The apiary in Saltwell Park is inside the “Bird Feeding Area” . I found out last week that there used to be a giant draughts board marked out here. We’ll have to look into the archives and see if we can find any images of it in use.
It was then turned over to use as a garden with bird feeders. The end wooden wall on the right of the image above has peep holes at various heights to form a hide. In front of it hang various bird feeders which are regularly filled by Eveline, so birds are attracted there year round and can be watched by folk of all ages.
Saltwell Park Volunteer Gardeners and Friends of Saltwell Park planted up the area several years ago, and Thrive took over maintenance, but it has fallen into a neglected state since Thrive funding was cut and they were no longer able to stay here.
The insect mesh around the hives is to lift the bees above head height when the are foraging, meaning volunteers can come and feed birds and garden without always having to suit up.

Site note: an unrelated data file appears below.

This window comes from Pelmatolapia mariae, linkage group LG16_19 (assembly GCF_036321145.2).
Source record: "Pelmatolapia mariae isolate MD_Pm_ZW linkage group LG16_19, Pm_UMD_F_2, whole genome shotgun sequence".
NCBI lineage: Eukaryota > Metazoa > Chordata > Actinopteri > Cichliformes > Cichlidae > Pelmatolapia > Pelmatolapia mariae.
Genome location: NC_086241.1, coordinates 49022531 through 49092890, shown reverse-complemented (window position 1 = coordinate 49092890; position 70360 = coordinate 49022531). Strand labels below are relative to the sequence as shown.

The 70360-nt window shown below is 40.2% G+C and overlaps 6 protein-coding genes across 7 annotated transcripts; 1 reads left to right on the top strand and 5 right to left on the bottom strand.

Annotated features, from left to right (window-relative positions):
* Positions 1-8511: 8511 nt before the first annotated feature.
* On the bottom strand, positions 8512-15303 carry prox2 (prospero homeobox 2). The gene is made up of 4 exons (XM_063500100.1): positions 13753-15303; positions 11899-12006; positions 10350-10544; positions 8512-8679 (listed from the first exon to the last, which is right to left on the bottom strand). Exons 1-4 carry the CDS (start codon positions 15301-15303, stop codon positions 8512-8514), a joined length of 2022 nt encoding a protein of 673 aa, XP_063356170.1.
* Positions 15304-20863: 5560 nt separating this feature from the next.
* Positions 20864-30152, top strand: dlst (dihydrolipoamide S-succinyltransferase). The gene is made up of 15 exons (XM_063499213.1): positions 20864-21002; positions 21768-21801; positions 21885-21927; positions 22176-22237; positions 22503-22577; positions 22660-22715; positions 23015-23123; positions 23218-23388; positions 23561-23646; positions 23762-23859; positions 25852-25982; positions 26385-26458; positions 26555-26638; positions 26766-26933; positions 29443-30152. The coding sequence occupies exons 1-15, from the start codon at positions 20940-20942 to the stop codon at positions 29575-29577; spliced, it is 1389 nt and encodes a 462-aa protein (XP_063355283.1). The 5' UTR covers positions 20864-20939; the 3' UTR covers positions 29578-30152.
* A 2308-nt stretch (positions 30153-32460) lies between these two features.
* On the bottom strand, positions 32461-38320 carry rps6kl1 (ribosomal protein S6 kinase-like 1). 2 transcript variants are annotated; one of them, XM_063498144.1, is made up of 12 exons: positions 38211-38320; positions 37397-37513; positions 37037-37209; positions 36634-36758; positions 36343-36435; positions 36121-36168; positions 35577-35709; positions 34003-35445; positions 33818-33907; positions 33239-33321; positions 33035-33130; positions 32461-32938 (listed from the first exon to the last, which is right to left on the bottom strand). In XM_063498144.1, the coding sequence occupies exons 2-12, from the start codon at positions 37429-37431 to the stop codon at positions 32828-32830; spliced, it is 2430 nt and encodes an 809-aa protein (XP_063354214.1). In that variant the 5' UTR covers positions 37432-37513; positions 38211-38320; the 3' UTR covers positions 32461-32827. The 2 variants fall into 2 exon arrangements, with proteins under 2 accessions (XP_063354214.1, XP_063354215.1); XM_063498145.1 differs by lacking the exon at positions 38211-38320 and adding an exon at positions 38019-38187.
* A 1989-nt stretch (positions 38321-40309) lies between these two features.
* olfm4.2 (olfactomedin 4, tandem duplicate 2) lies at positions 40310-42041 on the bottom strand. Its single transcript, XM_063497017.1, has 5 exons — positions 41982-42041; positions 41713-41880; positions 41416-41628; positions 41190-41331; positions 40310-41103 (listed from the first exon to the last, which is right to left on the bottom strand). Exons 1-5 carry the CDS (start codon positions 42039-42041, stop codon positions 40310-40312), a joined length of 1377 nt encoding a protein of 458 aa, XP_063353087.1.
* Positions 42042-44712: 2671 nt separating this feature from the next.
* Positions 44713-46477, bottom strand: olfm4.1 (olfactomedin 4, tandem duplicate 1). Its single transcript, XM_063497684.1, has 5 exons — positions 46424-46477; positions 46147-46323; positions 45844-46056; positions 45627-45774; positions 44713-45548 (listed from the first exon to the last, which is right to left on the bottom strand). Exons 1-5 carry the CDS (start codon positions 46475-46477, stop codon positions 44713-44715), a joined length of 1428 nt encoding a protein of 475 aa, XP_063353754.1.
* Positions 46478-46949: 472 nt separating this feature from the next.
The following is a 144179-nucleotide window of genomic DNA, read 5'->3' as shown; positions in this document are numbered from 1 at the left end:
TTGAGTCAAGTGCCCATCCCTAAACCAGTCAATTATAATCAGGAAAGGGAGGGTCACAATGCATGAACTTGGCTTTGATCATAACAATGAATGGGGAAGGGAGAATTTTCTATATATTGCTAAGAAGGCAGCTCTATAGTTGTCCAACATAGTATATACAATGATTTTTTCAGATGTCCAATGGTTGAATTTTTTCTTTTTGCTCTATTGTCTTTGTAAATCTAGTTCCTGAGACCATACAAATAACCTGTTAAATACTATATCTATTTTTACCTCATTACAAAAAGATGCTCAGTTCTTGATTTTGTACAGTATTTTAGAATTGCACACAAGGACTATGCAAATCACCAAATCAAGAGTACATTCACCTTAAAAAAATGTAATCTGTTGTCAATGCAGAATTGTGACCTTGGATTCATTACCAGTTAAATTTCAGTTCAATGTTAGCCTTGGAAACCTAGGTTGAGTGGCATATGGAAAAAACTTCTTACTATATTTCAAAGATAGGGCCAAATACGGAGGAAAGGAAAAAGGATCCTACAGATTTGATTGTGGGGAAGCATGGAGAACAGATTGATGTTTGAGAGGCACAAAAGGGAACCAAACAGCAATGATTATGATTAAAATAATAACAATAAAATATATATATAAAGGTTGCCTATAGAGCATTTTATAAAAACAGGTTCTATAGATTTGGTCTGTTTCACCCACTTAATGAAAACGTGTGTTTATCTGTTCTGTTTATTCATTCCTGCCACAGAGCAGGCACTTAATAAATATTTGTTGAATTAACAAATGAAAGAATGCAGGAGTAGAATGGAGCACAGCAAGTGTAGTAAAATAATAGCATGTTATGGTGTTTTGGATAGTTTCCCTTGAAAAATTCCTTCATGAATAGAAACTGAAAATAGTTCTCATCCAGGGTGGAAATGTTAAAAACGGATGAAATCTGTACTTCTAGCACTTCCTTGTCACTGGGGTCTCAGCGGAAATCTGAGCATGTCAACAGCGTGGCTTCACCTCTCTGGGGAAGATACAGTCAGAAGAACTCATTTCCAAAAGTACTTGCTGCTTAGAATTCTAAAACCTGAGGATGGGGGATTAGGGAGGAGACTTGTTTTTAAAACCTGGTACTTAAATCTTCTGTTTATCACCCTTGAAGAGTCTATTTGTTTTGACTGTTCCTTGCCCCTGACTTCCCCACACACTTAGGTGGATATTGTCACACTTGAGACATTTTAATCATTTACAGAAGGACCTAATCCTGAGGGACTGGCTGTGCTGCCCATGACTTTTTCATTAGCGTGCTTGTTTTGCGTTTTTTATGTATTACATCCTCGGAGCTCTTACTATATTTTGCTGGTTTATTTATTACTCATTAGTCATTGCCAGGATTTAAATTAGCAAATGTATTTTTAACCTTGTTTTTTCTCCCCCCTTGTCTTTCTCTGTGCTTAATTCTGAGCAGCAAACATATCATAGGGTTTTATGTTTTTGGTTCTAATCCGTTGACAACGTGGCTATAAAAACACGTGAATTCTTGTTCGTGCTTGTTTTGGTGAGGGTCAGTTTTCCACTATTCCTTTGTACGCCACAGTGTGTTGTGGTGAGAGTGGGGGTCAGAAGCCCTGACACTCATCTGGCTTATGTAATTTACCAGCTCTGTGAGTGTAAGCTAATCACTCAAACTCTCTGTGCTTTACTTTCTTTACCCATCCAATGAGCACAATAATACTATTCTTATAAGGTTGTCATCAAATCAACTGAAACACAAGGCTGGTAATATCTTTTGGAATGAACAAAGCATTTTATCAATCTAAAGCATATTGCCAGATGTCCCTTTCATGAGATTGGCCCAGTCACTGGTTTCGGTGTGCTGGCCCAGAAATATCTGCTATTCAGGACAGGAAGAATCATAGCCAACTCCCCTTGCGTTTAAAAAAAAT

We’ve been restoring this area, taking out overgrown ash trees and non productive weeds, relieving bee friendly plants which have been smothered by more aggressive species. Helpers from our club and The Church of The Latterday Saints regularly maintain the area now.
Having acquired a hosepipe, we can now water everything – at last. Members are donating plants, and a planting plan is now worked out to provide forage year round.
We will have examples of bee friendly plants and trees, with advice from Al Robinson of Honest Graft, which may also just be delicious for people !
The idea is to have information available to inspire residents and park visitors to plant in their own surroundings, no matter how small. We hope it will also be able to show hive inspections live. Watch this space !
As you may have noticed Keith , our Secretary, is our go to guy for inventing, building and repurposing things, to save the club money and cut down on waste.
He and his grandson Ethan came over yesterday and did an amazing amount of work. We needed to make the inner enclosure larger so that the bees are not quite so shaded, and to make it accessible for wheelchair users and school parties. Looks like there will be a bit more clearing work to do on the gravel, but we are nearly there !